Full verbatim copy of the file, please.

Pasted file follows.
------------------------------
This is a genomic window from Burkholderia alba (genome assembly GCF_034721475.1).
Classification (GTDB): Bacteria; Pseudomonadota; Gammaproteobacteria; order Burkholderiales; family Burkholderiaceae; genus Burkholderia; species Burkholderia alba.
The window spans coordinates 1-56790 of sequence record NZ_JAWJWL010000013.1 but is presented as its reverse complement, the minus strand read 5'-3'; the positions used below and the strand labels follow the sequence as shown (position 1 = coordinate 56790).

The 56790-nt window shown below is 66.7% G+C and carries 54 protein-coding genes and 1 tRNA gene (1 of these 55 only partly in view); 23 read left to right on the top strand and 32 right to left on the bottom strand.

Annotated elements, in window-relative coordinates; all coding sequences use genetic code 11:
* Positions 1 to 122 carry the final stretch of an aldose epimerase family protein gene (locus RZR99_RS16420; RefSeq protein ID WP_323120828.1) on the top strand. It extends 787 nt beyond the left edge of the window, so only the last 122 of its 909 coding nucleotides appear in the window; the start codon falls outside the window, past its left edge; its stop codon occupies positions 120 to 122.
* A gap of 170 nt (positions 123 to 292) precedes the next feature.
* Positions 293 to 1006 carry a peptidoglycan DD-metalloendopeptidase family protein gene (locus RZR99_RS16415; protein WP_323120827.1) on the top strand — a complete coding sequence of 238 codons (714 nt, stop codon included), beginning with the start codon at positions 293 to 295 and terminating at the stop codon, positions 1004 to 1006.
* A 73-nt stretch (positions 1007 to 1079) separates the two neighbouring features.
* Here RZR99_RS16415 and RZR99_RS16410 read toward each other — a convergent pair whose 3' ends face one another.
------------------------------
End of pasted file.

This is a genomic window from Burkholderia alba (genome assembly GCF_034721475.1).
Classification (GTDB): Bacteria; Pseudomonadota; Gammaproteobacteria; order Burkholderiales; family Burkholderiaceae; genus Burkholderia; species Burkholderia alba.
The window spans coordinates 1-56790 of sequence record NZ_JAWJWL010000013.1 but is presented as its reverse complement, the minus strand read 5'-3'; the positions used below and the strand labels follow the sequence as shown (position 1 = coordinate 56790).

The 56790-nt window shown below is 66.7% G+C and carries 54 protein-coding genes and 1 tRNA gene (1 of these 55 only partly in view); 23 read left to right on the top strand and 32 right to left on the bottom strand.

Annotated elements, in window-relative coordinates; all coding sequences use genetic code 11:
* Positions 1 to 122 carry the final stretch of an aldose epimerase family protein gene (locus RZR99_RS16420; RefSeq protein ID WP_323120828.1) on the top strand. It extends 787 nt beyond the left edge of the window, so only the last 122 of its 909 coding nucleotides appear in the window; the start codon falls outside the window, past its left edge; its stop codon occupies positions 120 to 122.
* A gap of 170 nt (positions 123 to 292) precedes the next feature.
* Positions 293 to 1006 carry a peptidoglycan DD-metalloendopeptidase family protein gene (locus RZR99_RS16415; protein WP_323120827.1) on the top strand — a complete coding sequence of 238 codons (714 nt, stop codon included), beginning with the start codon at positions 293 to 295 and terminating at the stop codon, positions 1004 to 1006.
* A 73-nt stretch (positions 1007 to 1079) separates the two neighbouring features.
* Here RZR99_RS16415 and RZR99_RS16410 read toward each other — a convergent pair whose 3' ends face one another.